Searching for survivors at Ian's ground zero, Fort Myers Beach. It doesn't always end well

Linda Robertson, Miami Herald on

Published in Weather News

Pasco, a young black Labrador retriever on his first search and rescue mission, quickly picked up the scent on Anchorage Street. He led a Miami firefighter to the top of a rubble pile and jumped down the other side.

”Confirmed!” the firefighter shouted over the din of a helicopter passing overhead. “One deceased.”

Pasco is trained to find live humans. Other dogs are trained to find human remains. But 48 hours after Hurricane Ian attacked this mellow beach town, emergency crews were discovering more dead people than they were saving trapped people.

As bright sunshine lit up the clear blue sky Friday, the firefighter grabbed a rain-soaked maroon bedspread and covered the body slumped on lumber from what used to be a bedroom or kitchen or bathroom. It was impossible to tell where in the house the victim may have tried to seek shelter when an 8- to 10-foot storm surge submerged the barrier island on Wednesday afternoon.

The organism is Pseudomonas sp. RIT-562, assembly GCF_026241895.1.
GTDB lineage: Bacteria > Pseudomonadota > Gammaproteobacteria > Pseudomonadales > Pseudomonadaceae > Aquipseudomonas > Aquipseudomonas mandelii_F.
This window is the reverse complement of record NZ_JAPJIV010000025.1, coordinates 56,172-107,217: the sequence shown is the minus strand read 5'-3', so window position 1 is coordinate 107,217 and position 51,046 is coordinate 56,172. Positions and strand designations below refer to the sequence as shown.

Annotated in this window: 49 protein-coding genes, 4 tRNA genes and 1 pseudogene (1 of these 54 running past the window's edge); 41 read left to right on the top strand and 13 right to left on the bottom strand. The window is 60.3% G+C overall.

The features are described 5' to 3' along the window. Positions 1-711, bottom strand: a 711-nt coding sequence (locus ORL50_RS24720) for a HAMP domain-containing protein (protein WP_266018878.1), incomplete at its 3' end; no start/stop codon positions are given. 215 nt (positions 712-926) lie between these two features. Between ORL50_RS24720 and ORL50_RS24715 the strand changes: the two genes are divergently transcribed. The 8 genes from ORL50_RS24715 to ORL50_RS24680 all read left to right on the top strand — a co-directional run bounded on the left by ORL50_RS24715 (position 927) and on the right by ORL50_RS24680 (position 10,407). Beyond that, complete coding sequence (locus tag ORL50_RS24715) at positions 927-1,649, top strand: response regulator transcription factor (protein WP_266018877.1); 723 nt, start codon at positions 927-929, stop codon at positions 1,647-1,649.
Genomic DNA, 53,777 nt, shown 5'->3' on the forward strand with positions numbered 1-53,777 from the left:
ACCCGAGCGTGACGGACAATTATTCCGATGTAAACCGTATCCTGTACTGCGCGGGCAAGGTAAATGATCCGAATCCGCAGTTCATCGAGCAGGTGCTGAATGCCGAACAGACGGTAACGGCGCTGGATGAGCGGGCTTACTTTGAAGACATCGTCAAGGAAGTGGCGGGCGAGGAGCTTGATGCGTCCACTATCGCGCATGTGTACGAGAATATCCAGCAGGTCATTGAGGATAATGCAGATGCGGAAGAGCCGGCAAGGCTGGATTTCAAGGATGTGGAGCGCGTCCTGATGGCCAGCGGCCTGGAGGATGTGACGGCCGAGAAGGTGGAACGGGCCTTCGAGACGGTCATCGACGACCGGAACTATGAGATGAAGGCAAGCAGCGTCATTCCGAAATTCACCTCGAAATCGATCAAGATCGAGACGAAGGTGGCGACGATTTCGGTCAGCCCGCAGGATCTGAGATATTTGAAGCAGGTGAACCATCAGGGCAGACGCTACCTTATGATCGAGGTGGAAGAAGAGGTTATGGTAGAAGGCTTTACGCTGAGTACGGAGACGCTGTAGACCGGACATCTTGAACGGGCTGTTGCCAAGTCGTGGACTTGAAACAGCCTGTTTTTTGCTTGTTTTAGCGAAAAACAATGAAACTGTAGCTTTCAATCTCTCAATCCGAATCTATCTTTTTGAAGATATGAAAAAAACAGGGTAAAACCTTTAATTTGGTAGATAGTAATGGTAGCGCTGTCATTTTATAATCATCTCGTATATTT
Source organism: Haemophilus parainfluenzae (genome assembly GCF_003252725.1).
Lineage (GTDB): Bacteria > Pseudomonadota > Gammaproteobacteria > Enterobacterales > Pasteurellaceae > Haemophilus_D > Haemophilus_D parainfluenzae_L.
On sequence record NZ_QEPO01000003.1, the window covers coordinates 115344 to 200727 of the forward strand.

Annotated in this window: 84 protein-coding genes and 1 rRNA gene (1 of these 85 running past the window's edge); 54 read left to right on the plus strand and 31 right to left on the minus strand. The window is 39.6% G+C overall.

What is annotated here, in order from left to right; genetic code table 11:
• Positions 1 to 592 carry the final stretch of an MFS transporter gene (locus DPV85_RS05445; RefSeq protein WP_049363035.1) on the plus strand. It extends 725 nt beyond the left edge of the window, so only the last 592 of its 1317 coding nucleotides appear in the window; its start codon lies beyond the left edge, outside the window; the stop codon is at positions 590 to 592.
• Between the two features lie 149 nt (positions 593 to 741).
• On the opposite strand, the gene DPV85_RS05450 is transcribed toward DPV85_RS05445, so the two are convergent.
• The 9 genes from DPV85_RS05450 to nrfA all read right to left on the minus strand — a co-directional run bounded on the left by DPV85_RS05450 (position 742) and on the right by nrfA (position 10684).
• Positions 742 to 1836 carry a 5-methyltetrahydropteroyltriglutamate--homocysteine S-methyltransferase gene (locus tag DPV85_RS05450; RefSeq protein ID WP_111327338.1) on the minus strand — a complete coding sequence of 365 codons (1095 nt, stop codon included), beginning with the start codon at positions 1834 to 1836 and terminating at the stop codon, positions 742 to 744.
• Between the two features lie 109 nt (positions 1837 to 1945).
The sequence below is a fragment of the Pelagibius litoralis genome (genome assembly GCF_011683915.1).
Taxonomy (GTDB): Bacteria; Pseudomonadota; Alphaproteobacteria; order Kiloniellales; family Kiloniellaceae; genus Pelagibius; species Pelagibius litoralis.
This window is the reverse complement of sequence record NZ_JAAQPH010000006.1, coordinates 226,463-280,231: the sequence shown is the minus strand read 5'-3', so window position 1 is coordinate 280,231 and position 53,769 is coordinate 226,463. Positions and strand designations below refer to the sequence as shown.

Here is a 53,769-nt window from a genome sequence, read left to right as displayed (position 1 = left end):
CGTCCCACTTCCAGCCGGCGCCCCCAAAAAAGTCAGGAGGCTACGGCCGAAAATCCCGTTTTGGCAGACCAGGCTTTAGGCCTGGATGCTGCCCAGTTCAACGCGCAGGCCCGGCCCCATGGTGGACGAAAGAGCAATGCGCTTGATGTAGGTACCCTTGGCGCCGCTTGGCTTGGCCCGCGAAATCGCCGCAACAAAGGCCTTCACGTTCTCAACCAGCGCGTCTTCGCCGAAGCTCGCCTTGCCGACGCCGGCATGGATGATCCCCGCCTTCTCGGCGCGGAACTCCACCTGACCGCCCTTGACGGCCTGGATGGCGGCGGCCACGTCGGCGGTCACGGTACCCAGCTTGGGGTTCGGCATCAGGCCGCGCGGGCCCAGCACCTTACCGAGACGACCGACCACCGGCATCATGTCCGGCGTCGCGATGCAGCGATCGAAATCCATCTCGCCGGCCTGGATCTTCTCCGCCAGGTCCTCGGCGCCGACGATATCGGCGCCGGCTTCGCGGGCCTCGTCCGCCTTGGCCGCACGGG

The firefighters of Squad 6, Florida Task Force 2, radioed a medical unit to pick up the fourth body they’d found on their second day of searching, tied pink plastic tape around a palm tree and walked down the block to probe more ruins.

Most of Fort Myers Beach, a town on Estero Island that swells to four times its year-round population of 5,600 during snowbird and tourist season, was razed when Ian crashed ashore packing 150 mph winds.


Although Ian made first landfall at Cayo Costa and hit the mainland south of Punta Gorda, both just to the north, Gov. Ron DeSantis referred to Fort Myers Beach as “ground zero” because of the graphically surreal damage and potential loss of life.

The death toll from Ian, which flooded not only Florida’s Gulf Coast communities but rural DeSoto County and the Orlando area, rose on Friday to 50 across eight counties, according to the state’s emergency manager and county sheriffs. It’s expected to rise as crews continue search efforts up and down the coast.

Lee County Sheriff Carmine Marceno announced 16 storm-related deaths. But thousands remained unaccounted for, the airborne rescue operation on Sanibel and Captiva islands was accelerating, and President Joe Biden warned that Ian could be Florida’s deadliest hurricane ever. The number of drowned victims may not be apparent for days.

‘We’ve seen bodies everywhere’


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